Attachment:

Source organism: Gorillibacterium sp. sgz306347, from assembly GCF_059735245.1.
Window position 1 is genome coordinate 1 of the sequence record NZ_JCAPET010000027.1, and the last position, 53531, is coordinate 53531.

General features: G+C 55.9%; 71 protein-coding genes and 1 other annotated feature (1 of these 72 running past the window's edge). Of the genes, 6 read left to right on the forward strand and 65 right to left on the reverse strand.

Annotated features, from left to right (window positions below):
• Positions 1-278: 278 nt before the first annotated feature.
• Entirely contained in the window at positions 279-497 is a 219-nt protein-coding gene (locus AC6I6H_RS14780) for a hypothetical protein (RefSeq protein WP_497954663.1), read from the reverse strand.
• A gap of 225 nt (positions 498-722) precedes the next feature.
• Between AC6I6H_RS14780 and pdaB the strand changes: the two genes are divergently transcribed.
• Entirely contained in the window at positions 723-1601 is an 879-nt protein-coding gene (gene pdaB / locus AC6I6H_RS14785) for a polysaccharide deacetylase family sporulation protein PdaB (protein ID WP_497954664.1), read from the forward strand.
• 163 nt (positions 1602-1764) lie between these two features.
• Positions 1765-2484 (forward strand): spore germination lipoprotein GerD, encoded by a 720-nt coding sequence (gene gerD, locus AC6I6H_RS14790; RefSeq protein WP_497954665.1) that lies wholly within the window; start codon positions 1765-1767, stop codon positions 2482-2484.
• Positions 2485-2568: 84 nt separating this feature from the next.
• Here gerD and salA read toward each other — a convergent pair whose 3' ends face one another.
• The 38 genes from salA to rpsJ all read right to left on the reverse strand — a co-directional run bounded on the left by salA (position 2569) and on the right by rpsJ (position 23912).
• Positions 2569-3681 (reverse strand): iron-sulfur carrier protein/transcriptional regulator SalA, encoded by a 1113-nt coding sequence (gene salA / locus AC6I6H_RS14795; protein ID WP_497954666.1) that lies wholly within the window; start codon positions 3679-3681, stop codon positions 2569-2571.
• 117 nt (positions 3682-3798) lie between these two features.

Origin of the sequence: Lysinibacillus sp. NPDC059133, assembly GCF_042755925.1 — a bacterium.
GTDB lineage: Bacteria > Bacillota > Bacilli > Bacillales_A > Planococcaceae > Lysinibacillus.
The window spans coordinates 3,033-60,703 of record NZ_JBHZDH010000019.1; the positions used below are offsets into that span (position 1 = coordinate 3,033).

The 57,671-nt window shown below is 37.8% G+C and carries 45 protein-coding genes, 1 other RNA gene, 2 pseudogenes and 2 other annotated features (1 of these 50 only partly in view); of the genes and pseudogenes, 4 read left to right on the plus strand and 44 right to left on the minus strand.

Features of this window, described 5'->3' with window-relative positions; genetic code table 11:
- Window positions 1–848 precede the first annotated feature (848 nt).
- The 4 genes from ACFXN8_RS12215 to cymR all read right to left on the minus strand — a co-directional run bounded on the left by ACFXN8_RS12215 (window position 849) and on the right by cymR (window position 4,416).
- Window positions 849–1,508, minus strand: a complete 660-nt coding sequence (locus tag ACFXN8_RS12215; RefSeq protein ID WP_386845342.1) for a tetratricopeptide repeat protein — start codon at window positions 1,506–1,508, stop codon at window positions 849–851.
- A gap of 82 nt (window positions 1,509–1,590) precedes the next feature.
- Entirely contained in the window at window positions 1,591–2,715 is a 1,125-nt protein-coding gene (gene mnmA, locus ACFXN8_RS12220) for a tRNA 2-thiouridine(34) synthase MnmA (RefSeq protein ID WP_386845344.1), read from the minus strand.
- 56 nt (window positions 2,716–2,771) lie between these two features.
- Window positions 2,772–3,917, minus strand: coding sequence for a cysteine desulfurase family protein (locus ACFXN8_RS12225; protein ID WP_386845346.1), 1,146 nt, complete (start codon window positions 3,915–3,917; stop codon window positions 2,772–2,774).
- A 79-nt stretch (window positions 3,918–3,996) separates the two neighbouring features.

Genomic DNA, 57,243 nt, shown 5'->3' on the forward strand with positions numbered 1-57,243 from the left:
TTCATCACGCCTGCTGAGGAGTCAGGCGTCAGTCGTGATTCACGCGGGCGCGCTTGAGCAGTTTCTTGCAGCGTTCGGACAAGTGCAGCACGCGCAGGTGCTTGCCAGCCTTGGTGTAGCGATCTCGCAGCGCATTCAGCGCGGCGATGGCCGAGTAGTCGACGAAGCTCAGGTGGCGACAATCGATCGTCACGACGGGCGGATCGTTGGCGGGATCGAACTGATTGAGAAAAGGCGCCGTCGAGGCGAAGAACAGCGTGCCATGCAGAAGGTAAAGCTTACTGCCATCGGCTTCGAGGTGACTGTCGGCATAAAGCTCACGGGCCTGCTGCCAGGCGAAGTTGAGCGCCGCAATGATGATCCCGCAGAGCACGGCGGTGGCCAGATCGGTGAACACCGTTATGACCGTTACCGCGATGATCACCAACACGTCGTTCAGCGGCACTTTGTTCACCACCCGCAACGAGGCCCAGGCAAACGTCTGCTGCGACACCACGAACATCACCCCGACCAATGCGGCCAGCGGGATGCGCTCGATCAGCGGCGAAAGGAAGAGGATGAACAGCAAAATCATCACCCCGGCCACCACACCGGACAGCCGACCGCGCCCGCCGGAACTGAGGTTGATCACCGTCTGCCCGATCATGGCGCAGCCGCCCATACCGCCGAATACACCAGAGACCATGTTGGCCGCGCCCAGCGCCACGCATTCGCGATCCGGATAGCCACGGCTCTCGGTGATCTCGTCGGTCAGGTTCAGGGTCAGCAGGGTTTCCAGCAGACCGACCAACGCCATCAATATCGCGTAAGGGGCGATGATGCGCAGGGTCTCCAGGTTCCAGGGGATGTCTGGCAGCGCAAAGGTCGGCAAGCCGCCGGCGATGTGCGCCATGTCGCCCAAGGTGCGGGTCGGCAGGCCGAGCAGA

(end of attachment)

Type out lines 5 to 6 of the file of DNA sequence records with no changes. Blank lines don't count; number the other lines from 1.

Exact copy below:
• Positions 1-278: 278 nt before the first annotated feature.
• Entirely contained in the window at positions 279-497 is a 219-nt protein-coding gene (locus AC6I6H_RS14780) for a hypothetical protein (RefSeq protein WP_497954663.1), read from the reverse strand.